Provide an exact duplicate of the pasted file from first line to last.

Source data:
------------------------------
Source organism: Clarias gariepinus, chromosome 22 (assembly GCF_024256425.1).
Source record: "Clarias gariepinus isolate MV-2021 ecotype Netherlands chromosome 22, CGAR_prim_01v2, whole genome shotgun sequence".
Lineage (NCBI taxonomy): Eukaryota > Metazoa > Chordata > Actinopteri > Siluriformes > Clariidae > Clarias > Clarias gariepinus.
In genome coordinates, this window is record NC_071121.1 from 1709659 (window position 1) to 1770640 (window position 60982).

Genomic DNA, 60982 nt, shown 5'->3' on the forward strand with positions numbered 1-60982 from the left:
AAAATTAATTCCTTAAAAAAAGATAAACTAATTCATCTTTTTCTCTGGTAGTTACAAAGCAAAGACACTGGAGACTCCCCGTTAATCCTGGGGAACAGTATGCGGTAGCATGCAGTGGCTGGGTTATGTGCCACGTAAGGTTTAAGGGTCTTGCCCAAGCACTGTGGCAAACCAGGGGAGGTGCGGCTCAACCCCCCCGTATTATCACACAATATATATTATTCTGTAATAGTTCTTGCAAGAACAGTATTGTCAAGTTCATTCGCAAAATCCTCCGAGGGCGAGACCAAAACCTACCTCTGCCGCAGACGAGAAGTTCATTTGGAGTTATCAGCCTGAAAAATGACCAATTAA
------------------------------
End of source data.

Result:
Source organism: Clarias gariepinus, chromosome 22 (assembly GCF_024256425.1).
Source record: "Clarias gariepinus isolate MV-2021 ecotype Netherlands chromosome 22, CGAR_prim_01v2, whole genome shotgun sequence".
Lineage (NCBI taxonomy): Eukaryota > Metazoa > Chordata > Actinopteri > Siluriformes > Clariidae > Clarias > Clarias gariepinus.
In genome coordinates, this window is record NC_071121.1 from 1709659 (window position 1) to 1770640 (window position 60982).

Genomic DNA, 60982 nt, shown 5'->3' on the forward strand with positions numbered 1-60982 from the left:
AAAATTAATTCCTTAAAAAAAGATAAACTAATTCATCTTTTTCTCTGGTAGTTACAAAGCAAAGACACTGGAGACTCCCCGTTAATCCTGGGGAACAGTATGCGGTAGCATGCAGTGGCTGGGTTATGTGCCACGTAAGGTTTAAGGGTCTTGCCCAAGCACTGTGGCAAACCAGGGGAGGTGCGGCTCAACCCCCCCGTATTATCACACAATATATATTATTCTGTAATAGTTCTTGCAAGAACAGTATTGTCAAGTTCATTCGCAAAATCCTCCGAGGGCGAGACCAAAACCTACCTCTGCCGCAGACGAGAAGTTCATTTGGAGTTATCAGCCTGAAAAATGACCAATTAA